|Copyright 2006 Julie Shepherd Knapp
|Copyright 2006 by Julie Shepherd Knapp. All rights reserved.
|about the book
|The Homeschool Diner's
Homeschooling Special Situations
Specific Skills Help
Simple Activities to Exercise Your Child's
Short Term Auditory Memory
compiled by Julie Shepherd Knapp, copyright 2005, 2007
Some simple activities that help your child practice short term auditory
Try to present these activities to your child as fun, low-pressure games.
Many of the games can be played casually -- in the car, or standing in
line, or as part of a bedtime routine. Take turns playing and being “It” with
your child. Be sure to make mistakes yourself – to keep your child from
being disheartened, and because children learn by observing as well as
by doing. (Plus, it’s no fun to play with someone who never loses. ;-)
Some children have a particularly hard time with auditory activities. A child
who often misunderstands verbal directions, has trouble telling the
difference between letter sounds, or finds it hard to focus on someone
speaking when there is background noise may actually have a problem
with auditory processing. If you think there might be a problem you may
want to seek out a specially trained audiologist for an assessment. See
the Homeschooling with Auditory Processing Disorder for more
These Beginning Level games and activities build in difficulty, from easy
to hard. They gradually strengthen a child's ability to focus on what is
heard, to notice detail, and to discriminate different sounds. The
Advanced games and activities (in the next section) put these skills to use
and incorporate strategies to help store multiple items in auditory short-
Play each game on the Beginning Level list, in the order given -- the skills
build on each other. Keep playing them until your child finds the games
too easy or gets bored with them, then move on. When done, move on to
the Advanced Level.
Beginning Level Activities:
1. Singing in Your Head
Choose a children’s song with actions, such as “Itsy-Bitsy Spider”, and
join your child in singing the song – first out loud, then silently, in your
heads, while still doing the actions. Do this with as many songs as you
can. This helps a child develop internal rehearsal skills, which are helpful
for short-term memory.
2. Tap Counting
Tap a pencil on a table, have the child tell you how many taps (beats) he
heard. Start with three slow beats. Show how to count out loud along with
the taps, then show how to count them silently, in your head. Take turns
beating/giving answers. When child catches on, add more beats. Have
him make taps while you count, too.
3. Rhythm Repeat
Tap or clap a short rhythm pattern for your child to repeat (such as – two
slow claps, then two fast claps). When your child catches on, vary the
timing and loudness of taps to make new rhythm patterns. Let her
“challenge” you to do hard patterns she thinks up.
4. That's Silly
Take turns making statements that have a silly mistake in them, such as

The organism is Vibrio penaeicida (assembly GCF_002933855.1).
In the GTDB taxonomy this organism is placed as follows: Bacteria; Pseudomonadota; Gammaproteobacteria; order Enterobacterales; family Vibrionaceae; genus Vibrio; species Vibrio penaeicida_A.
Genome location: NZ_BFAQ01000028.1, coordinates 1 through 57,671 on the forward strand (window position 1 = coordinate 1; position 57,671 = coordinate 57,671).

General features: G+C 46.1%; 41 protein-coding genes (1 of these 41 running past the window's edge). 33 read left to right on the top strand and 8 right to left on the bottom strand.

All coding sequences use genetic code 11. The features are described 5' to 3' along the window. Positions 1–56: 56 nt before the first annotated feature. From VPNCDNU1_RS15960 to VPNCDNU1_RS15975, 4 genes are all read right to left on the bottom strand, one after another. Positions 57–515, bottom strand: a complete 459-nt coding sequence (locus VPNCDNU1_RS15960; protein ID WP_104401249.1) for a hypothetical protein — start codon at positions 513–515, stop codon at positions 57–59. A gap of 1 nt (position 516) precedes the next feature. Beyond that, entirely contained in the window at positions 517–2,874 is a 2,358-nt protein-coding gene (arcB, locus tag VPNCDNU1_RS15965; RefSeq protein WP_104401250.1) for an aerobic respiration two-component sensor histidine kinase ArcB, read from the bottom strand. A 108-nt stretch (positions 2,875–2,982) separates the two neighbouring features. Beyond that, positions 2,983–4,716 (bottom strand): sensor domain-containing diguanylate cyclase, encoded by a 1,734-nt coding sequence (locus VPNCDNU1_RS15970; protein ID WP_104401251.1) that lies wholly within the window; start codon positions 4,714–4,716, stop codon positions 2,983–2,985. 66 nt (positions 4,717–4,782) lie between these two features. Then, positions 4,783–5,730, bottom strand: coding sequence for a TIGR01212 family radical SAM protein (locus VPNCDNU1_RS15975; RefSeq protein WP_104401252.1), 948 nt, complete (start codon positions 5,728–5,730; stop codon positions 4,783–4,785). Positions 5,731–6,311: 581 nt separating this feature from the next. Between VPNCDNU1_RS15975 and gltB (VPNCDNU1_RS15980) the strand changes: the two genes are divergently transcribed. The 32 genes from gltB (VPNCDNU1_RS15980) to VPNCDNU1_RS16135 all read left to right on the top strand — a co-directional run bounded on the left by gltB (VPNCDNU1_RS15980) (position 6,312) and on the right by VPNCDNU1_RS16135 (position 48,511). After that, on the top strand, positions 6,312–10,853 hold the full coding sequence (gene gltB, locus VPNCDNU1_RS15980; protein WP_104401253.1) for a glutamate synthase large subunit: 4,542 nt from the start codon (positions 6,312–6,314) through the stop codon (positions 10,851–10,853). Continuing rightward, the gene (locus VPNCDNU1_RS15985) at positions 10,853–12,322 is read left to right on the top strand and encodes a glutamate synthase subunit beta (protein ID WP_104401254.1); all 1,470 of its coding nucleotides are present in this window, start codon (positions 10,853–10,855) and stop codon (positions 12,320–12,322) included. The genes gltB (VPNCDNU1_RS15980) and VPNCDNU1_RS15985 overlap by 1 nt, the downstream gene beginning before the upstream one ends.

"The dishwasher washes clothes", or "Horses have four wheels", or "The
radio was too loud, so I turned it up". You can play this as a game... or
just do it randomly -- for a humorous touch. (When it's your child's turn to
make up a sentence, be sure to "miss" some of the mistakes to make it
more fun ;-)
5. We Got the Beat
Have child find the beat in popular music, and tap or clap to the basic
rhythm. Begin with a bold, song with a steady beat (such as “We Got the
Beat” by The Go-Go’s). Help your child find more complicated beats
(within the same song and in new songs) to clap to. (Be sure to have
played Count-the-Beat and Rhythm Repeat before playing this game)
6. Dueling Tones
Play Rhythm Repeat on a piano, keyboard, or xylophone. First, create a
rhythm for the child to copy using only a single note. Then make a rhythm
using two notes. Move on to using more notes and varying the timing.
Take turns making the rhythms.
7. Simon Says
This is the classic game where the person who is "It" calls out directions
that must be followed. The player(s) must be careful to only comply when
the directions are prefaced by the phrase "Simon Says". For, example, if
the direction, "Simon Says touch your nose" is given, the players must
touch their noses. If the direction, "Jump up and down" was given, the
players are supposed to stand still, because "It" didn't say, "Simon says
jump up and down". If your child has unusual difficulty remembering to do
only what “Simon Says”, and becomes disgruntled from forgetting this
rule, change or eliminate the rule. Not responding when directions are
given requires a lot of impulse control, and your child may need another
year before he or she is ready for that rule.
Try to include directions that involve both sides and the whole body, such
as, "Touch your ear. Now, with the same hand, touch your other ear"
"Use your right hand to touch your left knee", "Stand like a teapot" (one
hand on hip, other in the air), "Crawl like a puppy", "Do 3 jumping jacks".
A popular battery-powered toy that plays a series of tones and colors.
Child repeats the patterns played by the toy. This is a fast-moving,
stressful game. Some children may prefer to watch you play it and make
mistakes. See if they can tell you where you went wrong. Note how many
tones a child can memorize after playing a time or two. This number
should improve with practice. Note that the coordinated colored lights also
make this game good practice for short-term visual memory.
If you can't buy or borrow a Simon game here is a free online Simon
game you can use.
For the next level of activities go to:
Advanced Activities to Exercise Your Child's
Short Term Auditory Memory